Methane is a potent greenhouse gas and has contributed to 0.5℃ of global warming. Its concentration in the atmosphere has more than doubled since pre-industrial times, and there is strong evidence that this is due to growth in anthropogenic emissions. Methane emissions from fossil fuels account for roughly 35% of all anthropogenic methane emissions. In particular, 23% of all anthropogenic methane emissions are ascribable to the oil and gas sector and 12% to the coal sector. This briefing gives a set of policy recommendations to reduce methane emissions from the energy sector while simultaneously not losing sight of the crucial fact that fossil gas, alongside other fossil fuels, needs to be urgently phased out.
Plan for fossil gas and coal phase out
To be aligned with the Paris Agreement and contribute to limiting temperature increase to 1.5°C, the EU must phase out coal and fossil gas by 2030 and 2035, respectively. This would not only help with curbing CO2 emissions resulting from their combustion but also avoid methane emissions. For example, a recent International Energy Agency (IEA) report suggests that drastically reducing coal-related methane emissions will be primarily reached through drastic cuts in coal use, with the remaining emissions to be addressed through other measures.
Therefore, member states should develop comprehensive plans with timelines and intermediate targets to deliver on this phase out, tailored to each consumption sector (e.g. power, heating, transport and industry), national circumstances and deployment strategies for alternatives (e.g. direct electrification through renewable electricity in heating, transport and some direct use of renewables-based hydrogen in selected sectors only for which direct electrification is not viable), that will feed already to their first National Energy and Climate Plans (NECPs) revision, the draft and final version of which are due by 2023 and 2024 respectively.
Implement mandatory Leak Detection and Repair (LDAR)
Leak detection and repair obligations should be placed on all suppliers to the EU market and should include at the very least monthly site surveys and, to the extent possible, make use of remote sensing for continuous monitoring, and rapid repairs obligations with strict timelines, transparency requirements and standardised record-keeping and reporting. This obligation should enter into force as soon as possible and no later than 2023. Furthermore, legislation should make it possible for new technologies and practices to be incorporated over time in a timely manner.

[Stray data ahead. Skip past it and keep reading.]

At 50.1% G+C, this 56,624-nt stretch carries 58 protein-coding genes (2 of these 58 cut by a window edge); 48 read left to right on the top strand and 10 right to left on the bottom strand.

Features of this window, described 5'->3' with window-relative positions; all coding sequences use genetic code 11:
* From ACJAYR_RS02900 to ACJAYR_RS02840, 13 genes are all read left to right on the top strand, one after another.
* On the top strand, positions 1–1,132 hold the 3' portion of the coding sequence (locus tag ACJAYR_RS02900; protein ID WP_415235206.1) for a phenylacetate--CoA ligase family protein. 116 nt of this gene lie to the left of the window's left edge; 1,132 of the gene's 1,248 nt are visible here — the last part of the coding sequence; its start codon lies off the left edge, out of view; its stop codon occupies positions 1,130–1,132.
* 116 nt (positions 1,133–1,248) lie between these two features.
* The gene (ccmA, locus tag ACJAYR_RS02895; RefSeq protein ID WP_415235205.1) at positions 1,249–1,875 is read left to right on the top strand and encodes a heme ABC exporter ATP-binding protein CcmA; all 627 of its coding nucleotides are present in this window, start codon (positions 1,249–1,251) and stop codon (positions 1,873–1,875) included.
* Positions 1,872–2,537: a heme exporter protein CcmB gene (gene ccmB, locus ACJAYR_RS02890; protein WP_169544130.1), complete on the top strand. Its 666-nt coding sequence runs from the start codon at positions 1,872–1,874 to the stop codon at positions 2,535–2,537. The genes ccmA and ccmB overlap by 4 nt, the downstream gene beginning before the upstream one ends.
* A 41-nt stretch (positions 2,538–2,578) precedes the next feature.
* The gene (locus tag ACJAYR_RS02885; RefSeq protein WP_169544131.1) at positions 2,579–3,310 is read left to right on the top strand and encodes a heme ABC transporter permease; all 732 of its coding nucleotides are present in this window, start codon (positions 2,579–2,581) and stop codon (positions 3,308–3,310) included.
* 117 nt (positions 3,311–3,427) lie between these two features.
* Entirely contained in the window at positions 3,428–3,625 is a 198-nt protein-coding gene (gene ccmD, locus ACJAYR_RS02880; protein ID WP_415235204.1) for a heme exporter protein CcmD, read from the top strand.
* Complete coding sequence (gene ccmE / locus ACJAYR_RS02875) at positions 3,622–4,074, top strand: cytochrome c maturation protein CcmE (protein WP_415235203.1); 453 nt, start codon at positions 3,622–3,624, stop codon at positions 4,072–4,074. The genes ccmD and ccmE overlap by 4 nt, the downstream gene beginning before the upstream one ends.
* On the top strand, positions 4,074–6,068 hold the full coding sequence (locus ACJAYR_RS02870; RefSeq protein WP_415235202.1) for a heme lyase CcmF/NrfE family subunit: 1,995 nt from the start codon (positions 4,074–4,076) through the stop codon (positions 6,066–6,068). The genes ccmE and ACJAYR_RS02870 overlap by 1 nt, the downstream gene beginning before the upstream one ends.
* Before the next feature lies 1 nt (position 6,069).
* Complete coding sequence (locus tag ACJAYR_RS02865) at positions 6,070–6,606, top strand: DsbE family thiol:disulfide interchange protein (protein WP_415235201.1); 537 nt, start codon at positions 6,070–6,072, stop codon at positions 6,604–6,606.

Expand Measurement, Reporting and Verification (MRV)
MRV should build upon and improve UNEP’s Oil & Gas Measurement Partnership (OGMP) 2.0 (a voluntary initiative to help companies reduce methane emissions in the oil and gas sector) and must contain clear requirements and reporting, moving to actual measurement data as soon as possible, beyond aggregate emissions at asset level to detailed emissions information, while limiting exemptions to a bare minimum. Obligations should enter into force no later than 2023.
Similar measures should be implemented in the coal sector. Recent satellite data shows that coal mine methane detected by satellites in the atmosphere is far greater than emissions reported by mining operators. This evidence that comprehensive monitoring in the coal mining sector is severely lacking.
Ban Routine Venting and Flaring (BRVF)
The EU should immediately ban routine venting and flaring across the entire supply chain except when performed in predefined emergency situations. This ban should cover, inter alia, fossil gas vented or flared when deemed not commercially viable to be recovered as well as equipment specifically designed to vent during normal use. The ban should also address venting of coal mine methane (CMM) emissions and, following the mine closure, also abandoned mine methane emissions (AMM). Provisions should be put in place to ensure that coal mining companies are made liable both for CMM and AMM emissions.